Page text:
Not all VOCs are necessarily carcinogenic. Acetone is a solvent used to thin resins and clean tools, and can be found in some paints and varnishes. Despite its strong smell, it’s not considered particularly toxic and is not classed as a carcinogen. It will, however, cause irritation to the eyes upon contact and can trigger respiratory irritation in some cases.

Despite the clear evidence of the hazards of VOCs, they are still legal and widely used in many products. The best way to minimise or avoid them is to look for products marked ‘low-VOC’ or, even better, ‘no-VOC.’ Many paints are marketed with such labels, so avoiding VOCs here may seem easy compared to other interior products such as furniture. Knowing that a manufacturer’s claims regarding VOCs are genuine is another matter. Evidence of third-party certification, such as the Good Environmental Choice Australia (GECA) ecolabel, shows that a product has been assessed and that any VOCs (if present) are limited to safe levels.

  • Great article Emma, it's good to highlight some of the issue of VOC which is complicated and not always well understood.
    What's most important though, is there is not much point knowing how much VOC is in a tin of paint or varnish, what we need to know is how it affects indoor air quality.
    With many categories of VOC's defined by their solvents’ boiling point, not smell or toxicity, you say "a strong smell, there’s a good chance it contains VOCs" . Maybe so..but is it always harmful? The opposite can also be true. Just because its odourless doesn't mean no VOCs. It probably means more auxiliary chemicals that are non regulated masking the smell. Many products labelled no or low VOC continue to off gas semi VOCs for days, weeks or much longer. Whilst there is not necessarily a strong smell, those, especially the chemically sensitive, can react strongly.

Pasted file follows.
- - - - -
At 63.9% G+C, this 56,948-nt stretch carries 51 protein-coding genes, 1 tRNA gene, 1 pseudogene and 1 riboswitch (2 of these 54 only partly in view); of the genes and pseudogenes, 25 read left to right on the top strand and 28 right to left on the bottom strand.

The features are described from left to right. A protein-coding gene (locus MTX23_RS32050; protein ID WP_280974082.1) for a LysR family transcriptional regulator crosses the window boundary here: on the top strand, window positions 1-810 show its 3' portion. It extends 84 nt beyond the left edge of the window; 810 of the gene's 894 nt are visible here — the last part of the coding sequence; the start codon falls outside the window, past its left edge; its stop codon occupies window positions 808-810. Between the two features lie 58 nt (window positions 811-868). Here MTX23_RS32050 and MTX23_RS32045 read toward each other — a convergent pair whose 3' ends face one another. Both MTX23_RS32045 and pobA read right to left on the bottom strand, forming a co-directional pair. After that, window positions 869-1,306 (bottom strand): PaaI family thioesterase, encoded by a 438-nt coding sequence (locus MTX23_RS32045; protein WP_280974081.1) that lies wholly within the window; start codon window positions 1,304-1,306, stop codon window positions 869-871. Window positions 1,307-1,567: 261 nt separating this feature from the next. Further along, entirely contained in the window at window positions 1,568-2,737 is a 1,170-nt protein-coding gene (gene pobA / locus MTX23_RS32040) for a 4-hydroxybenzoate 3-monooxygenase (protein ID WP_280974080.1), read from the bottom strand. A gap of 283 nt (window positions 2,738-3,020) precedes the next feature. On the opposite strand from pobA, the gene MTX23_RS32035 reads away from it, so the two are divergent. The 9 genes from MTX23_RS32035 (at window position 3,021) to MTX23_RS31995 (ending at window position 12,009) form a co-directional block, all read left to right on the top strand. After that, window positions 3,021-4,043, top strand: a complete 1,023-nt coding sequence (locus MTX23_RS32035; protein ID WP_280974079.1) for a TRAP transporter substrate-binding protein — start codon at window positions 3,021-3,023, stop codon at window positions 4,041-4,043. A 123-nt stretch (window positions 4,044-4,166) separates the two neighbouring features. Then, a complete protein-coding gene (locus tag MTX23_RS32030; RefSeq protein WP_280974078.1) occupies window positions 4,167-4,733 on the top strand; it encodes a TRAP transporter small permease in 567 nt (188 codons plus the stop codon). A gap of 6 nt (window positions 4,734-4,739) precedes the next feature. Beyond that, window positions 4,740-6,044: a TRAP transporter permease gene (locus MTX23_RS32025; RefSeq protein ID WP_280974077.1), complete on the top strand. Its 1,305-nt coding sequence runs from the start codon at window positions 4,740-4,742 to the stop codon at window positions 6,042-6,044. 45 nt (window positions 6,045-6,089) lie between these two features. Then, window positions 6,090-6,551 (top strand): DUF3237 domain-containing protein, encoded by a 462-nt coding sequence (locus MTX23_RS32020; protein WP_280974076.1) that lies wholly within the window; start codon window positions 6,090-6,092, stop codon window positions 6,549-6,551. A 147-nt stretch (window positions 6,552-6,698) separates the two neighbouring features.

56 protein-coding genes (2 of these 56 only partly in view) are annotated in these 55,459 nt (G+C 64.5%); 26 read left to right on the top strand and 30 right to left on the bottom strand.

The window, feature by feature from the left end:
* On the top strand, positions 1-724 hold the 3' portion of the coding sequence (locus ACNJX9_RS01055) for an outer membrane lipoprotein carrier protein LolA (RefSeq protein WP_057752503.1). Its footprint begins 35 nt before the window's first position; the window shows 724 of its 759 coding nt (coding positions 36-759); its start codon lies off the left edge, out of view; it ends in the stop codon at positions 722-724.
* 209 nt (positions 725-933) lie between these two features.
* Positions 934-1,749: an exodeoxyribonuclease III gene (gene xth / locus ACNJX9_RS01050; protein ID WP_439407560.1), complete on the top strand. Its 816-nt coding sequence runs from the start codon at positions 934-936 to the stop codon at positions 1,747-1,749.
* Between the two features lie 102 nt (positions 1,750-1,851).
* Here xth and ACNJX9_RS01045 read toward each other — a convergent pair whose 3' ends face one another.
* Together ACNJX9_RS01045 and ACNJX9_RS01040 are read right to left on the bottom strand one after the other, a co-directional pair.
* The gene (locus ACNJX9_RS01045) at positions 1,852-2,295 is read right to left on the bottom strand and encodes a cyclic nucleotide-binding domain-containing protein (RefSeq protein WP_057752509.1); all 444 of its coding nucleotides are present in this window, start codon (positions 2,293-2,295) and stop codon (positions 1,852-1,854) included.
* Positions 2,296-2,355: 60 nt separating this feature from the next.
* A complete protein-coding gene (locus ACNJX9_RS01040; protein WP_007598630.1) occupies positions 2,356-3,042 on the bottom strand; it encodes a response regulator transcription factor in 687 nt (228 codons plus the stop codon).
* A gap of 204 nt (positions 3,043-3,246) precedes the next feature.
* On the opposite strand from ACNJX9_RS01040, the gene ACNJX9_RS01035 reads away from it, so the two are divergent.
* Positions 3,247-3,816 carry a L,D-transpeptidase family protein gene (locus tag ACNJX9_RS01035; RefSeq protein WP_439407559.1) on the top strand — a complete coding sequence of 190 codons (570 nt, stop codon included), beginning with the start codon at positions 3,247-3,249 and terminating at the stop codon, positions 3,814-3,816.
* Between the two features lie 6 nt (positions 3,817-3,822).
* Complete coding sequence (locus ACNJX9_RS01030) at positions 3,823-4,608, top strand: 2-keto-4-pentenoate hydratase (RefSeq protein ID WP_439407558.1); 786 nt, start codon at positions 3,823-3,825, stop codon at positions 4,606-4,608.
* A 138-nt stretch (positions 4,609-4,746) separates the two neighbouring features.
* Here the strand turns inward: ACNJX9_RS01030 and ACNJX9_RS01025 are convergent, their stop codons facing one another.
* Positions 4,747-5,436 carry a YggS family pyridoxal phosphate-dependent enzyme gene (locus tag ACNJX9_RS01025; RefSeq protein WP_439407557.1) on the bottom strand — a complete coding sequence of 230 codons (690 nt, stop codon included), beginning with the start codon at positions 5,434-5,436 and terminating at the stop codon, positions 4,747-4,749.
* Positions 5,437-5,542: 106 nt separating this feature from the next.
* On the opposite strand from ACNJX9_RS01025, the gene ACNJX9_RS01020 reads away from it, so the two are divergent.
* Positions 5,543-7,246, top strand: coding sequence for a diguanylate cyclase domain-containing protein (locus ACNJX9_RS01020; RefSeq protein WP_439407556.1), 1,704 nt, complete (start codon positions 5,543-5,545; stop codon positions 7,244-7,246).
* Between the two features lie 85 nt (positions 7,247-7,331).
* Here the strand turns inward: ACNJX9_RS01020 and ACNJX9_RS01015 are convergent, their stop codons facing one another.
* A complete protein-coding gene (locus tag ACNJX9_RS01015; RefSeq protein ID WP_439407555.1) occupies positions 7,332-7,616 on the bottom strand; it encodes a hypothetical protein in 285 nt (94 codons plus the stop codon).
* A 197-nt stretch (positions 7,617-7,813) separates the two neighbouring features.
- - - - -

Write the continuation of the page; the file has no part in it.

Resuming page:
As you say, not all VOCs are the same, if they were, we would ban oranges and pine forests. To evaluate the possibility of harm, one must know exactly which ingredients are contained in a product. I fully agree, it's difficult to know if claims are genuine or not. I beg to differ on the last sentence and would love to discus.

    • Hi Angela, thanks for raising some good points! I agree that not all VOCs are harmful, and that their presence cannot necessarily be linked to a product’s smell – however, I think the strong smell of a fresh coat of paint is an example we can all relate to.

      As for evaluating the possibility of harm, that’s where third-party certification such as GECA can take the confusion out of choosing a product. We look at which VOCs are present and at what levels to ensure a lower impact on health and the environment. Our standard criteria are developed in consultation with industry experts and in line with accepted scientific research, and these are available to read online on our website.

      Since the majority of product purchasers don’t necessarily have the time or the background knowledge to conduct exhaustive research into the ingredients used or claims made by the manufacturer, an ecolabel takes a lot of the guesswork away for the buyer.